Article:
Retail’s Pending Recession Is Fueled By Inflation With Seeds Of Stagnation

While everyone awaits the release of the Consumer Price Index (CPI) on Tuesday April 12, those who follow the retail roller coaster are fixated on the train slowly ascending the hill, as retail executives wonder about the next curve and the bottom of the dip. The coaster may (or may not) be modeled after the Cyclone at Coney Island, but the ride and the thrills are definitely cut from the same piece of cloth.

Robert Frost nailed it when he wrote: “some say the world will end in fire, others say in ice. From what I’ve tasted of desire, I hold with those who favor fire.” In the context of Frost, retail doesn’t exactly know how their consumers will perform as they face a barrage of skyrocketing price increases. Will 2022 be fire or will it be ice? Perhaps the predictive indexes (like the CPI) will tell the story.

The Federal Reserve (Fed) prefers to look at the Personal Consumption Expenditure Index (PCE) for inflation guidance and those recently published numbers were disastrous. The next jolt arrives as the Consumer Price Index (CPI) is released and that is unlikely to be attractive. The CPI measures out-of-pocket expenditures, while the PCE measures the change in goods and services. The last PCE report indicated 6.4% inflation over a 12-month period (including groceries and gas). This was the highest year-over-year inflation jump since January of 1982 and a clear indicator that pricing is on the rise and ready to spin out of control.

Focusing on fashion for a moment, most of the current retail chatter tries to avoid the inflation conundrum. Conferences and conversations revolve around the environment, sustainability, e-commerce, supply chain, or Ukraine. In general, retail interactions are relatively calm right now, but that may change as the return to bankruptcy alley could be around the bend. Certainly, the financial markets are worried about a potential downturn for retail, even the XRT retail index has dropped about 16% year to date. The product supply side continues to take a hit, with retail flashing lights blinking furiously. There are lockdowns in zero-COVID China which are delaying shipments to the U.S.A. and the backlog continues on the California docks. In addition, there is the possibility of another longshoreman’s strike at the end of June that could cripple 29 West Coast ports if talks between the Pacific Maritime Association (PMA) and the International Longshoreman and Warehouse Union (ILWU) fail. The price of fashion’s raw materials also continues to rise – whether it is cotton (which has more than doubled in the last two years), or the price of polyester (which is derived from oil). To make matters worse, the federal government is poised to check for Xinjian products at the borders, and former President Trump’s China tariffs are still in place – which adds pressure to retailers trying to conduct business in the face of costs that continue to rise.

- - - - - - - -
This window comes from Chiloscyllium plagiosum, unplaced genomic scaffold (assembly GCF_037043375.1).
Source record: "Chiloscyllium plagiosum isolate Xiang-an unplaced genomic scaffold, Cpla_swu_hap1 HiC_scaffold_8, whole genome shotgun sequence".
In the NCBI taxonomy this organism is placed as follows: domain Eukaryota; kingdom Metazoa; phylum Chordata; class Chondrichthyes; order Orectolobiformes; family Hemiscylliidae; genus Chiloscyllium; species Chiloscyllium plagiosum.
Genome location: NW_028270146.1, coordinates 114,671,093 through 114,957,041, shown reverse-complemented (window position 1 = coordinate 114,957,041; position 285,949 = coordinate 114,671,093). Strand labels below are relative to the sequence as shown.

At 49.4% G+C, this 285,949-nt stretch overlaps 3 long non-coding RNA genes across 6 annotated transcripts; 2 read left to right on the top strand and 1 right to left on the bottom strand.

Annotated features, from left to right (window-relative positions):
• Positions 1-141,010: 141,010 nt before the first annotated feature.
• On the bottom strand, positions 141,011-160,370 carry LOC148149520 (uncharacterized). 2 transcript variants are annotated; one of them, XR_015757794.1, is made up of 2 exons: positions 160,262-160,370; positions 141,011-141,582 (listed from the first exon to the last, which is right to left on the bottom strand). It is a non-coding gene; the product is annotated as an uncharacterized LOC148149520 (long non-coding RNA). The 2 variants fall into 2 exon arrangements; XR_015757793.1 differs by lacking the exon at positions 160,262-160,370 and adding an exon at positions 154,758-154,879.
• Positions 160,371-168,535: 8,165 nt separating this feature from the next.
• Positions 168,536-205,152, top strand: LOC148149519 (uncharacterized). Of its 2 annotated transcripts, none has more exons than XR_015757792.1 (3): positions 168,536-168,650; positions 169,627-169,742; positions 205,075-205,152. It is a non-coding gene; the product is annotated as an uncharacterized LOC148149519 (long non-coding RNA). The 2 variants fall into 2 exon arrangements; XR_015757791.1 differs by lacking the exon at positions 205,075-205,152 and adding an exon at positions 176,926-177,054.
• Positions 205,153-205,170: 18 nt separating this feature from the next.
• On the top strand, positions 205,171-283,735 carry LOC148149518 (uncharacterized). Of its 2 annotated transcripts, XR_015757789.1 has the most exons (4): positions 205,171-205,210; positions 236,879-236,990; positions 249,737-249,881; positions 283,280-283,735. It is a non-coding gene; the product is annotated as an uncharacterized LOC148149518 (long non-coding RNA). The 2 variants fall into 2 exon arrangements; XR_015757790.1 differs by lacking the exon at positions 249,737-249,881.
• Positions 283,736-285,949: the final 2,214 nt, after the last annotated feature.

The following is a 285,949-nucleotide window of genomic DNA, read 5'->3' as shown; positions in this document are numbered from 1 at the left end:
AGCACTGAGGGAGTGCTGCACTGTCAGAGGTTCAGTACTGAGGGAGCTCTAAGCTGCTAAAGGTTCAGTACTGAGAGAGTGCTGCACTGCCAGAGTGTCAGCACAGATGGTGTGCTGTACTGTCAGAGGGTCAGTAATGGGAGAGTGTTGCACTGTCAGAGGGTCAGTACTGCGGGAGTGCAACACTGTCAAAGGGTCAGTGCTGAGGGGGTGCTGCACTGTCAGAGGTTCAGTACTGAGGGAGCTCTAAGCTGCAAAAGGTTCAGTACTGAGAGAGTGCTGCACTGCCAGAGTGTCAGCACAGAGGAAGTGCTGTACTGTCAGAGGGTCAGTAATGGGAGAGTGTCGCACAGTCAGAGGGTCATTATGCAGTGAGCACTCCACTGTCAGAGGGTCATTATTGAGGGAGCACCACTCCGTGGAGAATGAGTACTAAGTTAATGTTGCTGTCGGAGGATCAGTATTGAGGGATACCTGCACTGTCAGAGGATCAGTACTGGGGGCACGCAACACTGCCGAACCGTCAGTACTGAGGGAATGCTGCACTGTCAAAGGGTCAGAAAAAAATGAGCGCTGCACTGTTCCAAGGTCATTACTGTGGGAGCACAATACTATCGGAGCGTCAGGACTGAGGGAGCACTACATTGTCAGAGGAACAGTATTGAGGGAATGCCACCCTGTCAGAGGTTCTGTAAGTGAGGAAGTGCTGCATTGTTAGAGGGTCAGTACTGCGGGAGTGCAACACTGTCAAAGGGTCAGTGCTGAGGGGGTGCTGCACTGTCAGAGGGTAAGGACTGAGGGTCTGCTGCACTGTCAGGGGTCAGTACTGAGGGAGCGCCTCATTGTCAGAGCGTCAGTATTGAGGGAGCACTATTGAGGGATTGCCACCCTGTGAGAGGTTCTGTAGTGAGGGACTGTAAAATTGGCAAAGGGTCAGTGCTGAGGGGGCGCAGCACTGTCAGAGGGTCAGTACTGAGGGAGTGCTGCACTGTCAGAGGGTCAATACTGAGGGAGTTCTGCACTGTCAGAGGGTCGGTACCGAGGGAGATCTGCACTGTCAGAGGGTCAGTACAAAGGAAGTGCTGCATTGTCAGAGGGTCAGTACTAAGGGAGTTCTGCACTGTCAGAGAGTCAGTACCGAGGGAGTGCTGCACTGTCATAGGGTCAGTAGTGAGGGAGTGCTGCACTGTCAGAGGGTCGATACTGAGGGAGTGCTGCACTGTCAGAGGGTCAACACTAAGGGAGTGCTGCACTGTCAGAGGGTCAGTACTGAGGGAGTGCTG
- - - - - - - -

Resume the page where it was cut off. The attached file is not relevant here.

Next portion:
Whatever the case, retail prices (for sure) are going up, and inflation is likely to continue well into 2023. Consumer prices won’t be able to roll back to pre-COVID times, and the adage kicks in that – as prices go up, sales will go down, and jobs will eventually get lost.

Former Federal Reserve Chairman Alan Greenspan used a credible theory about how to measure the state of the economy (in recession or in recovery). He targeted sales of men’s underwear using the MUI (Men’s Underwear Index) as a guide with the fairly accurate belief that when the economy gets stressed, consumers are slow to buy staple products like men’s underwear. Other analysts may look at different inflation or recovery guides, but the truth tells us that retail is usually the first to head into a recession, and the first to head out.